However, rendering pascha as "Passover" instead of Easter (as it is every other time in the Scriptures) makes perfect sense, for at least once in the King James Version (and others) Passover is described as a weeklong observance — one and the same as the Days of Unleavened Bread — thus rendering the Onlyist’s argument above invalid.

What does the nasb say in Mark 1:-1-3? Is it true? Just answer me yes or no, is it true? If it ain’t, discard it because it failed to meet the criteria put forth by the word of God itself.

Admittedly, I had trouble finding the negative first verse of Mark 1; such doesn’t even exist in my King James Version. Just for fun, though, I’ll use just verses positive 1 through 3. :-)

Sure it’s true. Conflation accounts for many such a citation, including that contained in Mark 1:1-3.

I didn’t ask you if it was in the Greek, or if your pet scholar has a reason it can say what it says. I asked you a simple question, is it true? No it is not. So move on, the nasb failed the word of God’s own built in qualifications for itself.

If conflation is such a gross error, I hope you excommunicate for lying anyone who has ever referred to the Book of Proverbs as "the Proverbs of Solomon" or the Psalms as "the Psalms of David" when in fact several writers were involved in their creation…

So no, the New American Standard Bible has not failed the "truth" test; in the scroll titled "Isaiah the prophet," both the books of Isaiah and Malachi — or portions of them — and possibly other Scriptures as well are present and so both quotes are accounted for. You’ll note that the text does not say, "it is written by Isaiah the prophet"; such a change would be a true problem.

Does the Peshitta in Mark 1:1-3 tell the truth? Yes or no. I didn’t ask you if it is found in a family of manuscripts or is in agreement with your pet school. I asked you simply enough, is it true? No. Discard it then. It isn’t the word of God according to the word of God.

My pets have never went to school, nor do I know what Peshitta is. I’m beginning to see why so many people choose to simply ignore copy/paste attacks.

Can you see which way this thing is going? After we line up all the versions that tell the truth in Mark 1:1-3, we get another question to see if they are telling the truth. On it goes.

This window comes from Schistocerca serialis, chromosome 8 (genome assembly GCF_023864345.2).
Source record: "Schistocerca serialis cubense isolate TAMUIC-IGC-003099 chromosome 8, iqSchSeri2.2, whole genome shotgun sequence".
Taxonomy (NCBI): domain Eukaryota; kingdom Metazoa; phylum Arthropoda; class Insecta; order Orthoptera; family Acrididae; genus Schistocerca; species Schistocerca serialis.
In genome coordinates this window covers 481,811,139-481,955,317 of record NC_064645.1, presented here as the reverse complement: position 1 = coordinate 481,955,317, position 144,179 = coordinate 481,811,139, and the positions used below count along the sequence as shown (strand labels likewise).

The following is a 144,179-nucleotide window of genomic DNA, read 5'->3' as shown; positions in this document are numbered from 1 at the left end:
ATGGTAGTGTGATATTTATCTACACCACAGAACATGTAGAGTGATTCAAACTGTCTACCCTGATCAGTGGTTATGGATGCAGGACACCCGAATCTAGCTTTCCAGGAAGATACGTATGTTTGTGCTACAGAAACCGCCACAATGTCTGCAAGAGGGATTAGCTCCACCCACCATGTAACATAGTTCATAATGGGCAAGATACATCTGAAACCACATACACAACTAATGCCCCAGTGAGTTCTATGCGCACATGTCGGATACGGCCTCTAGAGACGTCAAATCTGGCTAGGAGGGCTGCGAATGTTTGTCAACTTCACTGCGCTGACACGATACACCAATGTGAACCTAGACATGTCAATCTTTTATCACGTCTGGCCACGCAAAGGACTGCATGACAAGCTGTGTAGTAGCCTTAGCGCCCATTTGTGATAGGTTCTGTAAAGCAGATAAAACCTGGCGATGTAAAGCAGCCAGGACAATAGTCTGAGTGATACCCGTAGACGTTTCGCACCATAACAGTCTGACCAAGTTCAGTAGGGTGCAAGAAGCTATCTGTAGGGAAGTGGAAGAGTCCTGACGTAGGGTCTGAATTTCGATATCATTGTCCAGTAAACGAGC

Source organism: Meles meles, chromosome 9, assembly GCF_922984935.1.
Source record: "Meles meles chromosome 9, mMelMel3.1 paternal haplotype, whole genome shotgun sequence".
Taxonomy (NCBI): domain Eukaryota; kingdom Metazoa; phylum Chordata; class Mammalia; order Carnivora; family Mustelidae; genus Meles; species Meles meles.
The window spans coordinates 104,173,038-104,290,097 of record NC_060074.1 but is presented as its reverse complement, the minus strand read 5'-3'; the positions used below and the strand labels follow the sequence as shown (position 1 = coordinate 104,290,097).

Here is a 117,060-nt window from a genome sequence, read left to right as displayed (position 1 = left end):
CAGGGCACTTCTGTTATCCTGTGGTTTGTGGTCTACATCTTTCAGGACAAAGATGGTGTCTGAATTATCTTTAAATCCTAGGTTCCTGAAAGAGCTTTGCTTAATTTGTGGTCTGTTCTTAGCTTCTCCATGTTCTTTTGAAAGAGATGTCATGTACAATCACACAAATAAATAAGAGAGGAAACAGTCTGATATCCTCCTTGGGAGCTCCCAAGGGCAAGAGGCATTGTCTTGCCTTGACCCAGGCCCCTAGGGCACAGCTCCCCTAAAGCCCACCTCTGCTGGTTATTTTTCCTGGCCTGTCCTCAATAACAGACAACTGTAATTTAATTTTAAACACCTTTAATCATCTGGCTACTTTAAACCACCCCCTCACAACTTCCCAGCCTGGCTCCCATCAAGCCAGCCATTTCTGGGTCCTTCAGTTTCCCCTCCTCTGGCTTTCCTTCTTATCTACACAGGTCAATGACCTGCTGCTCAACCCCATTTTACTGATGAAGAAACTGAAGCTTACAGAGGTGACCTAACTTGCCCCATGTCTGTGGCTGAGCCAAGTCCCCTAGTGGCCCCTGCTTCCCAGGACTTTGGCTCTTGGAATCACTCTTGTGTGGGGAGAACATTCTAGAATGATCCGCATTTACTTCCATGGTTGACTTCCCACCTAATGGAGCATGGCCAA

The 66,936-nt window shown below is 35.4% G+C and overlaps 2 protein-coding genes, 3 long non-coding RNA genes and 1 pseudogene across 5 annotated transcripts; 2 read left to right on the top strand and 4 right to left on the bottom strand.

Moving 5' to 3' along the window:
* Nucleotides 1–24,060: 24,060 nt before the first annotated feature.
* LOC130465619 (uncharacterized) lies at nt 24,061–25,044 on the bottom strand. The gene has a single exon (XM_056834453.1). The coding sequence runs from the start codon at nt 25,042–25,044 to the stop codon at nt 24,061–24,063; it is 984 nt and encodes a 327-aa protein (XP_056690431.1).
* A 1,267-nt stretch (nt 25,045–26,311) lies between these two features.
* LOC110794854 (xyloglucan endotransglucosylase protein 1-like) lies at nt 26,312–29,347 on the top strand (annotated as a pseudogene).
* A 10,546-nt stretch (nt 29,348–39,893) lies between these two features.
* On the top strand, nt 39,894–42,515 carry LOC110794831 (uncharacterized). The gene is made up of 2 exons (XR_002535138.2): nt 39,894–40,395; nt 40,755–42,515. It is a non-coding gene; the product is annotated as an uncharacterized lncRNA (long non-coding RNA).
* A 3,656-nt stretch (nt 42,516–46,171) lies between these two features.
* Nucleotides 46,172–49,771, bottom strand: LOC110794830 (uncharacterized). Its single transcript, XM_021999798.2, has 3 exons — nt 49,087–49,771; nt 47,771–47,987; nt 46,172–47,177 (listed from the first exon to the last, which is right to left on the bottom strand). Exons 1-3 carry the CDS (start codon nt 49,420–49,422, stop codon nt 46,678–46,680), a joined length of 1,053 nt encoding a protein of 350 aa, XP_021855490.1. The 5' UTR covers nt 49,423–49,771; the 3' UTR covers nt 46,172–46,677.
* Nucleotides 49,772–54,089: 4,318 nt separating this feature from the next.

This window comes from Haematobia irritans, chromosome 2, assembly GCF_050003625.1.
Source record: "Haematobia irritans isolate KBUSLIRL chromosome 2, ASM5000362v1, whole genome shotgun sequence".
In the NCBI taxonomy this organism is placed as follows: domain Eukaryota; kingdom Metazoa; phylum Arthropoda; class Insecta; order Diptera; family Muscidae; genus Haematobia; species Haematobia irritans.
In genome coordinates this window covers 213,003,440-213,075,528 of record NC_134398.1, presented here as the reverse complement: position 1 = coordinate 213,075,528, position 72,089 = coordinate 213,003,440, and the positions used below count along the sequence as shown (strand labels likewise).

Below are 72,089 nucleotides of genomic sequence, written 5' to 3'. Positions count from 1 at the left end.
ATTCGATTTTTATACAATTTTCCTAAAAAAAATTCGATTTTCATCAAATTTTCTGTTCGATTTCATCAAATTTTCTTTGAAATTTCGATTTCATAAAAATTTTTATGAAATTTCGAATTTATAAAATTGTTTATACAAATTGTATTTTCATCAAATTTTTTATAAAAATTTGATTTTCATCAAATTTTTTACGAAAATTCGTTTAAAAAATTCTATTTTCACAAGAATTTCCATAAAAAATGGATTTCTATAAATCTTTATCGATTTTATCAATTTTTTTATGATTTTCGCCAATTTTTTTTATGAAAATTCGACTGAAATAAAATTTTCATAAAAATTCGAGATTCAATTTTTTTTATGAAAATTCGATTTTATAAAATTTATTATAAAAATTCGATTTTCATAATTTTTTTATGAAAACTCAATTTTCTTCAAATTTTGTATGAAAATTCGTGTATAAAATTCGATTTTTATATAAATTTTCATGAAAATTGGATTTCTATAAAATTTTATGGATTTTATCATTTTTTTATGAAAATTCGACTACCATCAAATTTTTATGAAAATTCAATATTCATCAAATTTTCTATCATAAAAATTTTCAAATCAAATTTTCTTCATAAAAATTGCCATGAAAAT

Manuscripts, lectionaries, church fathers, my favorite heretic, preacher, writer, dictionary or any other fool thing used to place the final consideration upon the preferences of the reader are of no consequence.

So you toss out all of the available evidence and tools for Bible study? Even the manuscripts… the *untranslated* Word of God‽ If your beliefs and methodologies are wholly correct, then you must confront the natural conclusion of them: 1,950 or so years ago, if a King James Bible were to be delivered unto the apostles, they would be forced to conclude that it is more perfect than the epistles & Gospels that they have (or will have) written. Does a translation from 400 years ago really override manuscript evidence from 1800+ years ago?

Wow.

You are arguing about the wrong junk. Is the book you got in your hand that claims to be a Bible telling the truth in every verse, every page, every statement that it makes? If not, then it fails the test of what God Himself said His word is.

Just like the King James Version does in mentioning "Easter" or implying that the Holy Ghost can be received at some time "since we believed" rather than the moment of belief itself. But I’m sure you have a great answer to those — without even touching any tool such as a lectionary or concordance even (at least, I hope you wouldn’t, after what you said above…).

I am of the conviction that in the last 23 years of listening to both oral and written arguments both for and against that no one has shown me an error in the book I call the word of God. That’s why I still call it the word of God. That’s why I don’t call anything else the word of God. They may be Bibles, they may be translations, they may be a whole lot of stuff, but they ain’t the word of God according to the word of God.

Can you actually deal with the errors in the King James Version on a textual level, rather than a "if it’s in the King James Version, it ain’t error" level? If not, then you have proved nothing and are bound by your own preferences. You argue well that God has given and preserved for us His Word; however, nothing you have said lends any credence to King James Onlyism.

Can you prove me wrong on this? If you try, you’re arguing with the author of the word of God, not me. He is the one who said that His word is PURE, ETERNAL, TRUE and CORRECT. I didn’t say that, He did.

No, but you’re the one passing the buck; God didn’t say, "Always be ready to pass along those with challenges and questions, assuring them that you are right but refusing to give a defense for your beliefs." Rather, He said such things as "rebuke," "reprove," and "correct," and those with all patience. He said to always be ready to give an answer for the hope within. And on and on. If I were to question God regarding the issue of King James Onlyism, I would go to His Word to search the issue out; this I have done (though in reaction to fundamental Baptists, not God), and have come up empty handed, having found no verse which speaks of a "pure translation" put together by a group of Anglicans using (Roman Catholic) Erasmus’ text.